267B Making offers in a certain way, or displaying offers on one’s person, for the provision of commercial passenger vehicle services prohibited

(1) A person must not—

(a) directly approach another person and offer the provision of a commercial passenger vehicle service; or

(b) display on or about their person, in any way, an offer for the provision of a commercial vehicle passenger service; or

(c) offer the provision of a commercial passenger vehicle service through an activity that is prescribed.

Penalty: 60 penalty units.

(2) Subsection (l)(a) or (c) does not apply to a person who facilitates the provision of a commercial passenger vehicle service to a person at a place designated as a place where a commercial passenger vehicle may pick up passengers for the provision of the commercial passenger vehicle service.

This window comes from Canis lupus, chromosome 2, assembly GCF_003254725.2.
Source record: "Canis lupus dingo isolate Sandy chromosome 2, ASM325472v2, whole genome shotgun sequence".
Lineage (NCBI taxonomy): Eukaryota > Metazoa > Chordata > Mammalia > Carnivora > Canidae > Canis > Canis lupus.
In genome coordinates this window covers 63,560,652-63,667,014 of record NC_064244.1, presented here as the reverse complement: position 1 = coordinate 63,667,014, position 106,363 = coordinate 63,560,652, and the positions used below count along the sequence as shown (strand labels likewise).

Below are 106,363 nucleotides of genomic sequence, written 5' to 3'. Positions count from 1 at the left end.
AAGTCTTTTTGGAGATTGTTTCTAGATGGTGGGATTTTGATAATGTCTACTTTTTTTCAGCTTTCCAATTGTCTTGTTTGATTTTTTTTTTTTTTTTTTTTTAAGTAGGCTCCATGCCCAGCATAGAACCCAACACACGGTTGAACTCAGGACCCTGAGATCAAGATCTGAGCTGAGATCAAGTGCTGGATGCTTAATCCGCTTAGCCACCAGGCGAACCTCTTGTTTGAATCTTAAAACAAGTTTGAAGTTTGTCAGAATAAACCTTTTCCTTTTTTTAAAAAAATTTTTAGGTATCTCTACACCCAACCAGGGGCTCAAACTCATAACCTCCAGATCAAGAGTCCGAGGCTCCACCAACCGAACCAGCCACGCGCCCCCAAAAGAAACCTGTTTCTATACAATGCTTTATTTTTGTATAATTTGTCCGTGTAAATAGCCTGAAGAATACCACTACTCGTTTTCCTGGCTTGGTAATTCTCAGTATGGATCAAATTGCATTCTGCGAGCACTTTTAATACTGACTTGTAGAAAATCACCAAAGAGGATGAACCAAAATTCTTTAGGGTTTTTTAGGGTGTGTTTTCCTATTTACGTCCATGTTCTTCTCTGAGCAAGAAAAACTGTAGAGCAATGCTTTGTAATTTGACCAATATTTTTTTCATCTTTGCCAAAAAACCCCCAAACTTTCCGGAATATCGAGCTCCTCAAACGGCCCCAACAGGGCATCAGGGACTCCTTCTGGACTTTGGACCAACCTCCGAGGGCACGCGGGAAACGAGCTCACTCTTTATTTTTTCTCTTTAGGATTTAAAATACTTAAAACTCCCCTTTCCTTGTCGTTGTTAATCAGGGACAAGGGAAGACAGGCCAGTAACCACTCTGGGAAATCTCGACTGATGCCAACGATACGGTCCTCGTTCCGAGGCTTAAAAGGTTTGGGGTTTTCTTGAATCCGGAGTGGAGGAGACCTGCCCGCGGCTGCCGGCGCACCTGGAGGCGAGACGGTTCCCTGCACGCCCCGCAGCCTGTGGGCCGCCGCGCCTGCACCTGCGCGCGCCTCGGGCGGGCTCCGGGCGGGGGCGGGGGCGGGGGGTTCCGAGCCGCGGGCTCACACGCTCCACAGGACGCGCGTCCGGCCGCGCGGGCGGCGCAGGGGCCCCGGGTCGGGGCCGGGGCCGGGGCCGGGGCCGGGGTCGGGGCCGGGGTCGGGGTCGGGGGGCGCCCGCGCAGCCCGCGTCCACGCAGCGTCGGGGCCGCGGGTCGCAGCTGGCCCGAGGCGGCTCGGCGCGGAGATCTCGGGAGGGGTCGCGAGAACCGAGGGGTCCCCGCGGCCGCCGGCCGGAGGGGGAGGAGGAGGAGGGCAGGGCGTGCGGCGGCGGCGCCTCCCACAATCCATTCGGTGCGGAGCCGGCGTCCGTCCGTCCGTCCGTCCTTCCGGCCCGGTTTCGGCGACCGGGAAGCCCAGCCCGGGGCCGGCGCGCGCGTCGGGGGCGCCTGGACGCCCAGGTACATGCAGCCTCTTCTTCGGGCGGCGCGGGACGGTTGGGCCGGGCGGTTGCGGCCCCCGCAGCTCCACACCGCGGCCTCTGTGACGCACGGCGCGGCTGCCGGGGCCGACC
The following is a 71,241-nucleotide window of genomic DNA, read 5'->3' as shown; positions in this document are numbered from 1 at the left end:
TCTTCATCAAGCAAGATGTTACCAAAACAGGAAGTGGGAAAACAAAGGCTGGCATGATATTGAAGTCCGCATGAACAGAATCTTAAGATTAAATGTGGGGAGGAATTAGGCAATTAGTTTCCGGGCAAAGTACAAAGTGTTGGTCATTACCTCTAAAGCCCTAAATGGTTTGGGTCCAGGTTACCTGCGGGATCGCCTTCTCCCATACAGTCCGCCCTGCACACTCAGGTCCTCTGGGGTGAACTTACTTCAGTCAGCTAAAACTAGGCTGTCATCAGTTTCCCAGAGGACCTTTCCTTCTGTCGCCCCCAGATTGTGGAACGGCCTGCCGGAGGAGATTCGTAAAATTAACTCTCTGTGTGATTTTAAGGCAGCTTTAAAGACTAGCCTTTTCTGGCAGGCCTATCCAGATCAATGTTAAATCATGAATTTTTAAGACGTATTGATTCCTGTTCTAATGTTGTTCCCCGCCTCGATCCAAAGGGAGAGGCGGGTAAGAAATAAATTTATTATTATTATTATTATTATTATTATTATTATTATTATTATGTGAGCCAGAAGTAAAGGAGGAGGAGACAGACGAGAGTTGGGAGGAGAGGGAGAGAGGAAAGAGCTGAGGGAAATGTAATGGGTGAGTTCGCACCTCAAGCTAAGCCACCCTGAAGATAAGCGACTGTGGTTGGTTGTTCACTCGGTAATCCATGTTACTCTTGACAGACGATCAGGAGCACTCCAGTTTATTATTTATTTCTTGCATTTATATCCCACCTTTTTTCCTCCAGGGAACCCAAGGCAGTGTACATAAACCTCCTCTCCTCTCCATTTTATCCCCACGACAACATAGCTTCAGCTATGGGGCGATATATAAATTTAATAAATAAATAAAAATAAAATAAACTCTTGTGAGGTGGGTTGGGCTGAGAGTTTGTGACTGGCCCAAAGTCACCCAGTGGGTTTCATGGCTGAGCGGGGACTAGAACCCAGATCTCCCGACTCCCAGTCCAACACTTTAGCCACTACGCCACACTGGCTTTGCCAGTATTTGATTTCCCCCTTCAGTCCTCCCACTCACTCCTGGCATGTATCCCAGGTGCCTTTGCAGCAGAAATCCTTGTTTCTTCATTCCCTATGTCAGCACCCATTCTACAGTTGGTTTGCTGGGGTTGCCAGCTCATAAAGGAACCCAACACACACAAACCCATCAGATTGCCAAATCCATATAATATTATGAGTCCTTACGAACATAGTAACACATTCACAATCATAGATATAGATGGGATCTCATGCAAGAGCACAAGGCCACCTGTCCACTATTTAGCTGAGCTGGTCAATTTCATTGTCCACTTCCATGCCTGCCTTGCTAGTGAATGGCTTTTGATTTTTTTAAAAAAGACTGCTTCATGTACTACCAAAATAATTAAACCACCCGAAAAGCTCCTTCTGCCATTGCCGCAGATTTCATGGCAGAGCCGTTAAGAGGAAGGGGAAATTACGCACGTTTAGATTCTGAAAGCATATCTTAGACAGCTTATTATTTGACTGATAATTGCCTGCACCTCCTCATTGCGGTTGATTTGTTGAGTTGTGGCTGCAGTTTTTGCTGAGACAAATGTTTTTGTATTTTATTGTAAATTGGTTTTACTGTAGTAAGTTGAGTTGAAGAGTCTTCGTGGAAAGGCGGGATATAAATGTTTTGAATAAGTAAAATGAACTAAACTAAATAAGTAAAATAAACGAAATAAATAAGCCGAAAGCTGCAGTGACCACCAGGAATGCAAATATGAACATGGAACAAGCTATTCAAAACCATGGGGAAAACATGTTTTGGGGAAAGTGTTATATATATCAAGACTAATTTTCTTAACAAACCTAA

(3) A person does not commit an offence against subsection (1) in relation to an activity referred to in subsection (l)(a), (b) or (c) if the activity is—

(a) a prescribed activity; or

(b) carried out in the prescribed circumstances.”.”.


6 Long title, omit “and the Transport (Compliance and Miscellaneous) Act 1983” and insert “, the Transport (Compliance and Miscellaneous) Act 1983 and the Commercial Passenger Vehicle Industry Act 2017”.


Ms ALLAN (Bendigo East—Leader of the House, Minister for Transport Infrastructure) (17:29): I am pleased to move:

That the amendments be agreed to.

I do not intend to revisit the debate that we had in this place on why the government introduced this Transport Legislation Amendment Bill 2019 other than to remind the house that there were provisions in the bill that went to some important reforms that we need to make in how the Department of Transport and its agencies operate to help the government deliver its policy and project agenda. Also the bill contains some important amendments around offensive advertising on vehicles.